Thao & The Get Down Stay Down at Fingerprints, Kiyoshi Nakazawa art on 7″ singles on Razorcake, and a mix tape for you
I interviewed Thao Nguyen way back in Giant Robot 44, after she signed to Kill Rock Stars but before she released any albums on the fabled Olympia label. She had a cool story to tell, unabashedly citing the influence of the Lilith Fair movement to leave her family’s laundromat in Virginia, move to San Francisco, and make music to raise spirits, enlighten minds, and change the world–and maybe shake some asses in the process. Since then, she went on to form a band (The Get Down Stay Down), forge a fruitful partnership with Mirah, and tour with the Portland Cello Project. In the midst of all that, I somehow convinced her to contribute a series of articles to Giant Robot (issues 57-59 or so) and the coolness of that really hit me when I heard her on PRI this week.
So I was stoked to catch the record-release show for her newest release with The Get Down Stay Down at Fingerprints Music in Long Beach last week. We The Common seamlessly empowers her folkie roots with heavy production, at times with nearly hip-hop beats and keyboard flourishes, yet retains her natural and populist vibe perfectly. This was the first time for the group to play new songs such as “City” and “Age of Ice” and they sounded great. Even better was getting to introduce Eloise to Thao. I hope to catch up with her again when she hits the road for a proper string of shows in the spring. So should you. (more…)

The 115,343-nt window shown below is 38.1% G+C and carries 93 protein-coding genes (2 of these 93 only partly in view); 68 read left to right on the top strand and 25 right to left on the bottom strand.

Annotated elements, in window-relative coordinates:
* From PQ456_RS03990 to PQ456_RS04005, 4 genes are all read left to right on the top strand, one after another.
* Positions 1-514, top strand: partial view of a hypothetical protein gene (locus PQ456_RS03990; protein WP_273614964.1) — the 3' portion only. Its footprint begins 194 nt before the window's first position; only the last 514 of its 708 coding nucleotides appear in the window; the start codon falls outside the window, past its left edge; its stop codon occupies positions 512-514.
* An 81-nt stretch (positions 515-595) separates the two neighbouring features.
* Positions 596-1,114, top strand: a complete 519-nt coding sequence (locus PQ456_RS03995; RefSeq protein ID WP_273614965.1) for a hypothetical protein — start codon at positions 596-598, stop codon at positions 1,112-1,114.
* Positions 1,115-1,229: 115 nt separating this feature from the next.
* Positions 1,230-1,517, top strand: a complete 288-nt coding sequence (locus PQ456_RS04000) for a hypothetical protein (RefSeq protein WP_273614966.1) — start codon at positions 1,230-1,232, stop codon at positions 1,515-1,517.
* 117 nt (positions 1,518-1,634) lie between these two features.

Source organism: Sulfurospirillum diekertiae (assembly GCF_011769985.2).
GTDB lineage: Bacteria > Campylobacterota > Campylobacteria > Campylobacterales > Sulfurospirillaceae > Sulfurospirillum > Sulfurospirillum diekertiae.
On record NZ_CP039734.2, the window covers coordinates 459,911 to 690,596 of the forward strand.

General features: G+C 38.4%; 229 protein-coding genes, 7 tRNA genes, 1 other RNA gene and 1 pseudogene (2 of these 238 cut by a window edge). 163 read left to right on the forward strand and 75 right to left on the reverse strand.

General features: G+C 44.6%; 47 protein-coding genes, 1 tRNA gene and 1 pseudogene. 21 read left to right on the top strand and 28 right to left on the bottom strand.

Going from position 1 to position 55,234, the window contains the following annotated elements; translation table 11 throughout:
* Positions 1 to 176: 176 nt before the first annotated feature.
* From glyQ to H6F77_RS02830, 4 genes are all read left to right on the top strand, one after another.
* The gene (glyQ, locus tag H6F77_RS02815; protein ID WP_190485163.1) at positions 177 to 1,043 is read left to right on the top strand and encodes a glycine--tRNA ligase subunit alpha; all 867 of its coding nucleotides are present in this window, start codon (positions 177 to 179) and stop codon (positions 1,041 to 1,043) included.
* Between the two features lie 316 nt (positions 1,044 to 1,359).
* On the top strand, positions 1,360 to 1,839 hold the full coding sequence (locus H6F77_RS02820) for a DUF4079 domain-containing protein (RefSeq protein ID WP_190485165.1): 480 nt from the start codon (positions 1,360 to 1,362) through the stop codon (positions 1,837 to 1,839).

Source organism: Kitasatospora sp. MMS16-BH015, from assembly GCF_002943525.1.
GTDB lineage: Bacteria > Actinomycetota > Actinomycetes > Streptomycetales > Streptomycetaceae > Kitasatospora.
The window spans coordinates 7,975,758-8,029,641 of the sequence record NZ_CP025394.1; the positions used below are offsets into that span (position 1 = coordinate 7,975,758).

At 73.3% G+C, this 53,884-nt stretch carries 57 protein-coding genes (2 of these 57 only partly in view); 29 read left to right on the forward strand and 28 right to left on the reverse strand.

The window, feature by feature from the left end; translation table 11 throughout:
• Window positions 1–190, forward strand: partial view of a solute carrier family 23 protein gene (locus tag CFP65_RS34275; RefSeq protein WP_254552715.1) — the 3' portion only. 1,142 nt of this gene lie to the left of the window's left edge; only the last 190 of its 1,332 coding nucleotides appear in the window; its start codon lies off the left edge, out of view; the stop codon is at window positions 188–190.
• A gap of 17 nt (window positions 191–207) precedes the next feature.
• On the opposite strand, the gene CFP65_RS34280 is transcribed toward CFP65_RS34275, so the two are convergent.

I haven’t done any public speaking about Giant Robot magazine since it bit the dust in November 2010. So I was surprised and flattered when my friend Eddie Solis (from the band It’s Casual) asked me to be on his radio show which has featured the likes of Chuck Dukowski (Black Flag), Keith Morris (OFF!, Black Flag), Dimitri Coats (OFF!), pro skater and musician Mike Vallely (Elephant Skateboards, Good for You), and Rick Kosick (Big Brother magazine, Jackass).
My particular episode streamed live on Monday night, and I was indeed a good fit since the magazine that Eric and I started was definitely a product of Los Angeles, punk rock, and even skateboarding. Eddie and I talked about all of those things and how they factored into the stapled-and-folded zine that became a mini-art and culture empire. I’ve had a lot of thoughts and emotions bottled up since moving on, and it felt good to let some of it out. Hopefully that came through.